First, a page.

• December 23, 2014
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Roman Gorecki: As my ancestors, I also value freedom the most

On Christmas Eve we talked with Roman Gorecki, the descendant of Adam Mickiewicz. It just so happens that on  the 24th of  December is 216 anniversary of the birth of the great poet – the great-great-grandfather of our guest.

You were born in Paris and then lived there for many years. What brought you to Vilnius?

I came here for the first time 15 years ago. It happened that I started a small business and inevitably had to come here often. I circled between Paris, Vilnius and Warsaw, where I also had a small enterprise. My company manufactures leather goods, including saddles. The entire production is intended for foreign markets. My family lives in Vilnius. I have a daughter who attends a French school there. For a time I was a headmaster of this institution, now I am the president of the School Council. I care about the organization of work in school and I do it on a social basis. I am very happy that I can be socially active.

Your surname is Gorecki. It is a particularly valued family in Vilnius and former Borderlands. Tell me  few words about your ancestors of this line.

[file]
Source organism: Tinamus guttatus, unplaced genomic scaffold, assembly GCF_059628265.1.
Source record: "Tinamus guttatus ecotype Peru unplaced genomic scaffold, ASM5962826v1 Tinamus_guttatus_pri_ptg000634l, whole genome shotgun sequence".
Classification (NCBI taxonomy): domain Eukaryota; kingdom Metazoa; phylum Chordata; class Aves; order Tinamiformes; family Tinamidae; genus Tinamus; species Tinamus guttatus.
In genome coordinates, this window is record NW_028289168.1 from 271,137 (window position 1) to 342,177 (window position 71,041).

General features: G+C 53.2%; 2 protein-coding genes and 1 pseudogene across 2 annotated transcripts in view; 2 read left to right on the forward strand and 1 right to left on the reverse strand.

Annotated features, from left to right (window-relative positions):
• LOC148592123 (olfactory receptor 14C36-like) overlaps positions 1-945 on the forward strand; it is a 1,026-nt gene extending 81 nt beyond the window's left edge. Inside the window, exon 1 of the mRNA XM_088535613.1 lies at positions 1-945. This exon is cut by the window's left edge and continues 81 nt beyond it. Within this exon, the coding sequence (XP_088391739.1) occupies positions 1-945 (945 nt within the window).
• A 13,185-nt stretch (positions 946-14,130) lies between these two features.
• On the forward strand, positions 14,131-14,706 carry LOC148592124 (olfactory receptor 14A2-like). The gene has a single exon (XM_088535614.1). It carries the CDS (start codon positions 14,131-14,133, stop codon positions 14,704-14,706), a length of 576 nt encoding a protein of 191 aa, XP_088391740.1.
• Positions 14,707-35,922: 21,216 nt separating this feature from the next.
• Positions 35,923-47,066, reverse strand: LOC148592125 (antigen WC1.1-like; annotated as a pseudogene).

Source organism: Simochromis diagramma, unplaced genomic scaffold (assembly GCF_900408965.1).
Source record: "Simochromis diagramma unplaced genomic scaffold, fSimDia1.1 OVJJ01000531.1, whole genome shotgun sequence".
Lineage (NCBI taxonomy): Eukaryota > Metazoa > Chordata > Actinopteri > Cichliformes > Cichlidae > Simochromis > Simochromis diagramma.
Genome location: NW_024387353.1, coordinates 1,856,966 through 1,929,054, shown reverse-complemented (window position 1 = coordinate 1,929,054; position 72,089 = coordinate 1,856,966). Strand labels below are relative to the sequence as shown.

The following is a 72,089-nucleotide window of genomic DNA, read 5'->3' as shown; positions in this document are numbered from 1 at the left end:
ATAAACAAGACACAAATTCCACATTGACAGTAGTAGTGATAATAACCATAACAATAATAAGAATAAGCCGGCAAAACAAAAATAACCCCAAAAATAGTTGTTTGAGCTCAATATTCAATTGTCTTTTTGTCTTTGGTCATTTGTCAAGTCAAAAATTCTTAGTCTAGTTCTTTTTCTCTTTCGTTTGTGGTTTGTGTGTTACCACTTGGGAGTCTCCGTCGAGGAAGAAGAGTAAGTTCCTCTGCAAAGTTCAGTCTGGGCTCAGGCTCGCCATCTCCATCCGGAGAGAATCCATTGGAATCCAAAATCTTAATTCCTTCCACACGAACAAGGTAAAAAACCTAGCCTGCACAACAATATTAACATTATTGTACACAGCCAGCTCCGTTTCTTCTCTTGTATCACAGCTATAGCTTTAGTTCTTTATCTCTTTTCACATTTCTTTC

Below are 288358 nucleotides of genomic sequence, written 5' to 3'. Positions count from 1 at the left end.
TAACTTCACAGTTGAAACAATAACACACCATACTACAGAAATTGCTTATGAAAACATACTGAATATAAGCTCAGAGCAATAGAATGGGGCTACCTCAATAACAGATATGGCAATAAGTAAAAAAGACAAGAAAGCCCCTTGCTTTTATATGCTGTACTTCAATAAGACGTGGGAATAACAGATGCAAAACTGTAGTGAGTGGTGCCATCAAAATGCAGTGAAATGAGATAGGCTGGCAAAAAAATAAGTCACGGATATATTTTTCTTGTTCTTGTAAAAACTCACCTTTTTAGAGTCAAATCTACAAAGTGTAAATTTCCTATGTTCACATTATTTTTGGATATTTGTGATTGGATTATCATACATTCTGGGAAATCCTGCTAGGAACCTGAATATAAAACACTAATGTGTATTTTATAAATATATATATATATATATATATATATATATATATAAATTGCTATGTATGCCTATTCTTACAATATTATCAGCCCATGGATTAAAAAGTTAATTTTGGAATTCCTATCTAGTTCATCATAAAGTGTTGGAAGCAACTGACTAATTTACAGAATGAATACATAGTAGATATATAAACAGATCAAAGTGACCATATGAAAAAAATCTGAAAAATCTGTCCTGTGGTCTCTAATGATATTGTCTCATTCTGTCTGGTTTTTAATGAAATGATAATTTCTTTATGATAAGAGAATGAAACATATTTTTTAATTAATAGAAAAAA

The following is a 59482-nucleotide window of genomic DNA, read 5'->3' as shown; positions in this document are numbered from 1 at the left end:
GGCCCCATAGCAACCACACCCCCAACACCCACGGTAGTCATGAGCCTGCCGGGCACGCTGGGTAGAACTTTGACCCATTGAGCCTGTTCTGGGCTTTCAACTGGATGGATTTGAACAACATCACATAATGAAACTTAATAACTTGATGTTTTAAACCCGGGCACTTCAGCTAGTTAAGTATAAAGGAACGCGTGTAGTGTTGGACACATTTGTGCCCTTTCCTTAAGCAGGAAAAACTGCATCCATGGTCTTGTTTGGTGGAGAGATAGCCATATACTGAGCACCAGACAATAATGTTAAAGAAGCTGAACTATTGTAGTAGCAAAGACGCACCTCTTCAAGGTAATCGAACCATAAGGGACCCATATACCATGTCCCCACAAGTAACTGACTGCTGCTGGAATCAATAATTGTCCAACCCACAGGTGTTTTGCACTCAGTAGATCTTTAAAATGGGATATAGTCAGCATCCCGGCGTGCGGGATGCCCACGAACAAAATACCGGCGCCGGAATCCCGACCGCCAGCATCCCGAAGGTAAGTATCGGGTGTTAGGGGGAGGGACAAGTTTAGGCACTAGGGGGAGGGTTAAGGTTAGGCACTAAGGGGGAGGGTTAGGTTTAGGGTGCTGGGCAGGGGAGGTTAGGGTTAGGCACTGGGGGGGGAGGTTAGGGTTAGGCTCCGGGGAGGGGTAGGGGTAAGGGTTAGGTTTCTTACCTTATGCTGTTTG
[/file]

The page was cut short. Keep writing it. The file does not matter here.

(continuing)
Let me start with my great the great-great-grandfather, Antoni Gorecki, who was born in 1787 in Vilnius in a family of wojski, Walenty Gorecki, of Dołęga coat of arms and Anna of Reutt. He was the fourth and the youngest child. In 1802 Antoni joined the Department of Literature at the University of Vilnius. During his studies he became friends with Joachim Lelewel. In 1805 he graduated with honors and during this time he began to show his poetic talent. He made his debut in ‘Dziennik Wileński’. When he was 19 years old, Antoni Gorecki began his military service in the Duchy of Warsaw. He became an officer. Even in the army he did not stop writing. Among others, he was a valued author of camp songs. After the battle of Mozhaysk Napoleon made him a Knight of the Legion of Honour. He was greatly affected by the defeat of the French army.

And then he arrived to Vilnius?

After leaving the army in 1815 as a capitan, Antoni Gorecki settled in the family estate of Dusinienai. It is a small town near Vilnius alongside Czarny Bór, cut by the Rudomianka river. However, he did not stay there for long, as a year later he decided to travel through Europe. He was still writing a lot. He published his poems mostly in ‘Dziennik Wileński’ of Józef Zawadzki’s bookstore in Vilnius.

Did he return to Dusinienai?